- Aldrin Capulong
Plans to cajole flabby-bellied crack rap fantasist Rick Ross into the studio with lithe fashionista popstress Lady Gaga are afoot. “Getting them both together to record a song would be amazing. It would definitely be an unconventional pairing, but I would love to see what would happen; get to see how they would interact person-to-person, and how we’d get to create a crazy song.”
That’s according to Alex “Ave” Cartanya, who makes up one-third of hip-hop production outfit Tha Hydrox, along with Orlando-based Tre Holla and Tampa’s Mike Jaxx. Tha Hydrox have aimed loftily for a fantasy collaboration pairing. But the team might be closer to their dream than many upcoming production outfits after notching a career milestone when they were chosen to produce the lead single for Southern star Yelawolf’s much-anticipated album, Radioactive, to be released in November on Eminem’s Shady Records.
Titled “Hard White (Up in the Club),” the song, which also features the animated yelps of crunk bastion Lil Jon, was released this summer. The beat, which pairs hard, nearly industrial-sounding drum stabs with a nagging, Middle Eastern vocal refrain woven in and out of the mix, was met with positive critical reaction. (It’s not too ambitious a jump to imagine Em’s quick-spit syllables layered over the track.) “Hard White” didn’t just boost the profile of Tha Hydrox – it created it.
Holla describes the big break as “incredible.” He says Tha Hydrox, which officially formed a year ago, had been in back-and-forth contact with Yelawolf’s management for a number of months before being formally asked to submit production samples for the introduction to the rapper’s album.
“We started shipping them beats, but they kept saying this one wasn’t quite right, or they didn’t feel the vibe of that one,” Holla says. “Then, just at the point where it looked like we’d lost the opportunity, they opened up one of our older beat catalogues. There was a track in there that Alex had originated, and after sitting on it for months and months, they came back and said, ‘Yeah, this is exactly what we’ve been looking for.’”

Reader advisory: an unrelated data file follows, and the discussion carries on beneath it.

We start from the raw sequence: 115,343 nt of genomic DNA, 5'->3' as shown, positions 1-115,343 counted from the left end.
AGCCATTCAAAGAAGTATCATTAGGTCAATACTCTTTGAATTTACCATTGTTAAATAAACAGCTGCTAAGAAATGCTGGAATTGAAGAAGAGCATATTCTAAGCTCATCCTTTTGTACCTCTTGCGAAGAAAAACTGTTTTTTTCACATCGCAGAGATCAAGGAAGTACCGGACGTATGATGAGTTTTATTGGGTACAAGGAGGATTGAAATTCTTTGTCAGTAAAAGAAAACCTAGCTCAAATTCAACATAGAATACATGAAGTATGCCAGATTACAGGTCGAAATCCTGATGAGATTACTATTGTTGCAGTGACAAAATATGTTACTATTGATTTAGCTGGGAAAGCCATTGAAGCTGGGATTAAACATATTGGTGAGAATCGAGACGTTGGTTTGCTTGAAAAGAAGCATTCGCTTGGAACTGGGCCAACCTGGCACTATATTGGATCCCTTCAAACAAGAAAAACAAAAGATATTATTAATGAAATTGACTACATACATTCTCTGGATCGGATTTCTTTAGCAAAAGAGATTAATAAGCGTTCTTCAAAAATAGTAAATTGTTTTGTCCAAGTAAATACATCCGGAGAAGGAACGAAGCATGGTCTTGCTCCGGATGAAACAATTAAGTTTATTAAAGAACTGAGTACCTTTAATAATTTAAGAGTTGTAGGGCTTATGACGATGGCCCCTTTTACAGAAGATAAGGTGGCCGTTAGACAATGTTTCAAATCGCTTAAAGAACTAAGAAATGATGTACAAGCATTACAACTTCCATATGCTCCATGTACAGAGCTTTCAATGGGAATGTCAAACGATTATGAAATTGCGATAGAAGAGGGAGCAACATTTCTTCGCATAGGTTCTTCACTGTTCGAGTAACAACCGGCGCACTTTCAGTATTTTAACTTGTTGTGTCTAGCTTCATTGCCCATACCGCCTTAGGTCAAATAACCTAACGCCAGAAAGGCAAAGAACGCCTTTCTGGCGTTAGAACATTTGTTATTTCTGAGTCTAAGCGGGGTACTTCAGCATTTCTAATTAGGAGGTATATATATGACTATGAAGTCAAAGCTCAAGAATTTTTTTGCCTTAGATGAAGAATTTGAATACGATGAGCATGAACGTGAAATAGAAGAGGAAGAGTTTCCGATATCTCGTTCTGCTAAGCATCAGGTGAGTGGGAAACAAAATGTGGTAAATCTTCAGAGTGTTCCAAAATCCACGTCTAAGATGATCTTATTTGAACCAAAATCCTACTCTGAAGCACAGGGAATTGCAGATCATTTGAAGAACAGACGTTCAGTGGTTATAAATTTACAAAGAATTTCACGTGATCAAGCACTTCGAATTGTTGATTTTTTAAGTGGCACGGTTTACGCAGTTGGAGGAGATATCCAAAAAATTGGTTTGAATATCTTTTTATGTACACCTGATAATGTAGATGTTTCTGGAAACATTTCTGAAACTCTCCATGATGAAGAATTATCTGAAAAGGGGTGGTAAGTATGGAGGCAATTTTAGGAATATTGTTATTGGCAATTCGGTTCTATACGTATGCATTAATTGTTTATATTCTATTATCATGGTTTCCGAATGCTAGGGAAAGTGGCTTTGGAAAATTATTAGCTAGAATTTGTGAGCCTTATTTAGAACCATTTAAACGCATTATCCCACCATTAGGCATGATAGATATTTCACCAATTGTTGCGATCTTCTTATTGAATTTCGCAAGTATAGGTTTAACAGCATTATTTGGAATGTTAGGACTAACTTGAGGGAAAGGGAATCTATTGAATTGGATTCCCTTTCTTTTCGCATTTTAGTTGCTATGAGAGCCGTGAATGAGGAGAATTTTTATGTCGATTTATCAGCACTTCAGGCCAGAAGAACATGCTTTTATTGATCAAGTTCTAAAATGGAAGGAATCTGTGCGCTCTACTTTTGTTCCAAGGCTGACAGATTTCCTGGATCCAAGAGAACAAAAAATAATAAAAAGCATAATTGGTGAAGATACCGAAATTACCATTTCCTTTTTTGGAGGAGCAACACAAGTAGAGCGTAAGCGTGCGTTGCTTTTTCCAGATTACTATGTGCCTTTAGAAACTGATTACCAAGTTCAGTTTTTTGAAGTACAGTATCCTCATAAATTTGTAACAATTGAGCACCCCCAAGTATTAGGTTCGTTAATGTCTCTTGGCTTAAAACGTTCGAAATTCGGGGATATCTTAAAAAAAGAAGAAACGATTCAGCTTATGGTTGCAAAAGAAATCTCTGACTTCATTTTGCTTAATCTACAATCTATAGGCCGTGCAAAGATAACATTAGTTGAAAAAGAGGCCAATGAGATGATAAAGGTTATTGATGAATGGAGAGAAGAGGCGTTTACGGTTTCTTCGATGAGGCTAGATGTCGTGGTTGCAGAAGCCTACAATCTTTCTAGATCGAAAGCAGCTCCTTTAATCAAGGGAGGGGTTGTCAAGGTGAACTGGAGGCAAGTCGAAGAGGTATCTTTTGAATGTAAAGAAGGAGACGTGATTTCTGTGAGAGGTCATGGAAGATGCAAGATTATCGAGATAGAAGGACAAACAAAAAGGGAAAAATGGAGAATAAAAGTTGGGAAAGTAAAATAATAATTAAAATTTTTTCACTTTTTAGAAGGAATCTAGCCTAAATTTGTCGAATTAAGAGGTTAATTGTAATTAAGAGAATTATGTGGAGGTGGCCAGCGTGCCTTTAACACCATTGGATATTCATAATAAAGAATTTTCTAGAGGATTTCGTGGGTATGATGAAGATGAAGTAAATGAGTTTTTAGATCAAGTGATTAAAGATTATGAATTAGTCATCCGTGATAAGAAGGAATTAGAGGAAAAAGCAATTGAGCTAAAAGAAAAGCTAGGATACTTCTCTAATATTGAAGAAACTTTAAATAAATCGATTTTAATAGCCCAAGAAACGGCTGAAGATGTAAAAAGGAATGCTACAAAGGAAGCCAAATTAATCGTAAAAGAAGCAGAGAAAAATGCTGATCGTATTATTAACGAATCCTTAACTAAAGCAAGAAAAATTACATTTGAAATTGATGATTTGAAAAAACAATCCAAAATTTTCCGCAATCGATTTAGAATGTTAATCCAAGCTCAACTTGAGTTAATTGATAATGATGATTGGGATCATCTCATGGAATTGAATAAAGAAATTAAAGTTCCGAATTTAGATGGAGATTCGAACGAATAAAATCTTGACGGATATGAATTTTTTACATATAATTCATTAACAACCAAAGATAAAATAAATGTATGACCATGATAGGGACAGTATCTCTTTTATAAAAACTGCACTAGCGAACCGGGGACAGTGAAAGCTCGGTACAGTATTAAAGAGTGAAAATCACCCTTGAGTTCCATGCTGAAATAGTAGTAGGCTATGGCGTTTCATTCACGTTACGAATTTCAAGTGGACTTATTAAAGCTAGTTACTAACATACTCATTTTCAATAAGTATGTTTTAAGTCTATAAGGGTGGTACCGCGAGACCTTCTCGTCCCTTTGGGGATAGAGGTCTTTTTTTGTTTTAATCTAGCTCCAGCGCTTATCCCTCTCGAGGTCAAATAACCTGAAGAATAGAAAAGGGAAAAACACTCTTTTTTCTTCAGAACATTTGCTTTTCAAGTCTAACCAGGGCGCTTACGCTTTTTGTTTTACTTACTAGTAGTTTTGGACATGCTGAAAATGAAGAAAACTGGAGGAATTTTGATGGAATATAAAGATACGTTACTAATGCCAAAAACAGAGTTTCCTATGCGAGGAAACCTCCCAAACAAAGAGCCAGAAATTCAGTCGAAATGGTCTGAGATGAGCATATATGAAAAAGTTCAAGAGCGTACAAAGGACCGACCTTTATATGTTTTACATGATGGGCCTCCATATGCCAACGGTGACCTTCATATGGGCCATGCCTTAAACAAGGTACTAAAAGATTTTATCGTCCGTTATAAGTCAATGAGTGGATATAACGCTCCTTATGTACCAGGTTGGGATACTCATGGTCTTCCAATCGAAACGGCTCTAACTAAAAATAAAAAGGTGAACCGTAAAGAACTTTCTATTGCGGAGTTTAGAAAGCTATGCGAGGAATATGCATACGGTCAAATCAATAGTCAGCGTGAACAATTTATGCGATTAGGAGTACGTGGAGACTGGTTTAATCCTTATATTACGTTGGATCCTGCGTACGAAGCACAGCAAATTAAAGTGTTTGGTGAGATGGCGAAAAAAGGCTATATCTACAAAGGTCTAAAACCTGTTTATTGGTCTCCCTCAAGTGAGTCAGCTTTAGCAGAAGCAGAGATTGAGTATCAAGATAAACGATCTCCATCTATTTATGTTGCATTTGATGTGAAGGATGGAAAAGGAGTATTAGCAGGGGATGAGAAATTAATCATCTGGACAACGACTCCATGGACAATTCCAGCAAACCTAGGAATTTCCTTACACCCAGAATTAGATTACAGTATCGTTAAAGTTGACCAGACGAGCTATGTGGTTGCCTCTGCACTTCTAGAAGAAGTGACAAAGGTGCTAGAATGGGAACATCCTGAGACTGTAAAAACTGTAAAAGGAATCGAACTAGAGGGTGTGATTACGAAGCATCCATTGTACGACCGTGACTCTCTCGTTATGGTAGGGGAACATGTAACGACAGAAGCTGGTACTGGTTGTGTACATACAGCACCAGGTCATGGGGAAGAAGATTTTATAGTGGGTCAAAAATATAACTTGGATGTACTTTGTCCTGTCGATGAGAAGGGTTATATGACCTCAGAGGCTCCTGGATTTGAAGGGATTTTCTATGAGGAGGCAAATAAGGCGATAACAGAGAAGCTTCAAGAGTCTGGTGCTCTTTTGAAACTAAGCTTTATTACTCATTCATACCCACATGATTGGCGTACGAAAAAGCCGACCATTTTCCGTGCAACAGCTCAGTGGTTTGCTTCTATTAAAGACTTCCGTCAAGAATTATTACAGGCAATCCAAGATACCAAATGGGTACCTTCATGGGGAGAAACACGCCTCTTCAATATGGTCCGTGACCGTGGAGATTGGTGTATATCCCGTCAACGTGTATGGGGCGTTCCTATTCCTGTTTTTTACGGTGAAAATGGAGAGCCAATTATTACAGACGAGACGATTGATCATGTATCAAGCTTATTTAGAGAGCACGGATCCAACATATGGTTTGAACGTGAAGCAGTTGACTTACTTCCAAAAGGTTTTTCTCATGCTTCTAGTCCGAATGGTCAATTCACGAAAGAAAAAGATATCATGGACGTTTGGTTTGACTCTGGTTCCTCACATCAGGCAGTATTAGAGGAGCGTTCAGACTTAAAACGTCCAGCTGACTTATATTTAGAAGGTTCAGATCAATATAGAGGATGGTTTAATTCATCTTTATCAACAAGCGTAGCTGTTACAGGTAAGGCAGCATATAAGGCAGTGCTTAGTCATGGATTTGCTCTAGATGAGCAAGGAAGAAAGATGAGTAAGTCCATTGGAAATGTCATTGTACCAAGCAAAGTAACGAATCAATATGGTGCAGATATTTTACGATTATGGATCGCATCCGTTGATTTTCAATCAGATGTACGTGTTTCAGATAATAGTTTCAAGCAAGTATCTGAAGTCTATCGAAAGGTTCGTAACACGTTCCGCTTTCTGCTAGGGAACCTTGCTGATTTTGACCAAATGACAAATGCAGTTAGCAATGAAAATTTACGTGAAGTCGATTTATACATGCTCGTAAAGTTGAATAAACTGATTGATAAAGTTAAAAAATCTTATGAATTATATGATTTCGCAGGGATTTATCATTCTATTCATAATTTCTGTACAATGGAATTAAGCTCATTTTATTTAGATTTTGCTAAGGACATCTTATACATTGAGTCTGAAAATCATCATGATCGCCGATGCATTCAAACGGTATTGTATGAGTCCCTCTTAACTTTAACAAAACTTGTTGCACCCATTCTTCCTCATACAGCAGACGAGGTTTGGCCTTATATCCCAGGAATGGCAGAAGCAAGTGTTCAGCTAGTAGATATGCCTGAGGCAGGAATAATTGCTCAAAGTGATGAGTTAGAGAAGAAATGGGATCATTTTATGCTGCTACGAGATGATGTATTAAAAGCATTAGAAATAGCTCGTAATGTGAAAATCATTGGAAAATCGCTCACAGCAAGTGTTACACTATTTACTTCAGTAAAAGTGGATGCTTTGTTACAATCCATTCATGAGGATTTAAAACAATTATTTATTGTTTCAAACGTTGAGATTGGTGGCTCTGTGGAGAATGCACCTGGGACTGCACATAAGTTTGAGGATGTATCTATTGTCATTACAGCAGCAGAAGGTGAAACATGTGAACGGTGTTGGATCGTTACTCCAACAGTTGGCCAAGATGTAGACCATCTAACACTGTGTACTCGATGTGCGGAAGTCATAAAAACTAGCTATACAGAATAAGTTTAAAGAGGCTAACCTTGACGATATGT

The decision admittedly took Tha Hydrox by surprise. “As a producer, you always think your new stuff is the best,” Jaxx says. (Rap lore is filled with rumors of rappers turning down beats producers believe are a fine fit for them. The Just Blaze production Joe Budden used for his 2003 hit “Pump It Up” is alleged to have been passed on by Jay-Z; Orlando-based team the Runners have said that the song that became Rick Ross’ “Hustlin’” was turned down by T.I. and Young Jeezy first.) Holla says that if they don’t get to provide anything else on the project, he’ll be happy with having added that plaudit to Tha Hydrox’s name.
The industry science behind an unknown producer getting this sort of breakthrough is a combination of tailoring pitches and standing out from the competition. Tha Hydrox have recently submitted a portfolio of beats to both 50 Cent and B.o.B. It’s a process that, Holla says, begins somewhat selectively. But, as Tha Hydrox discovered, you can never really guess what sort of beat an artist will find himself attracted to. So, with a degree of overlap involved in sending out speculative beats, he says, “Sometimes people get the same beat, and whoever gets back first can be in a bidding war.”
Holla adds that for “Hard White,” Tha Hydrox “beat out Just Blaze, I think, and Drumma Boy and the Runners. It was a very highly anticipated record, and it just so happened to fall into our hands.”
Tha Hydrox may give the impression that serendipity plays a role in getting that first hit single under your belt, but the transparency of the Internet has also given aspiring producers a benefit their pre-Net predecessors lacked. Referring to fellow producers the JUSTICE League and the Runners, Jaxx mentions that he’s “even watched some of them in the studio,” via YouTube, where, as he puts it, “you can learn from Kanye West, learn from Timbaland, watch how they work with other people, then apply that to your own team.”
“We seen Lex Luger work,” adds Holla, about the man who’s forged hits for West and Jay-Z, as well as the ubiquitous Ross. “His process is just completely different from ours. It’s humorous, in some aspects, that some people can approach it from an angle that we might think is totally inefficient and just bang out these hits. But then there’s others that we see, and we’re left like, ‘How are they doing it?’”
Cartanya adds, “We got mad respect for Lex. He basically shaped a sound; took hip-hop to that next level it needed to be at. That’s our inspiration; we want to get to leave that sort of mark.”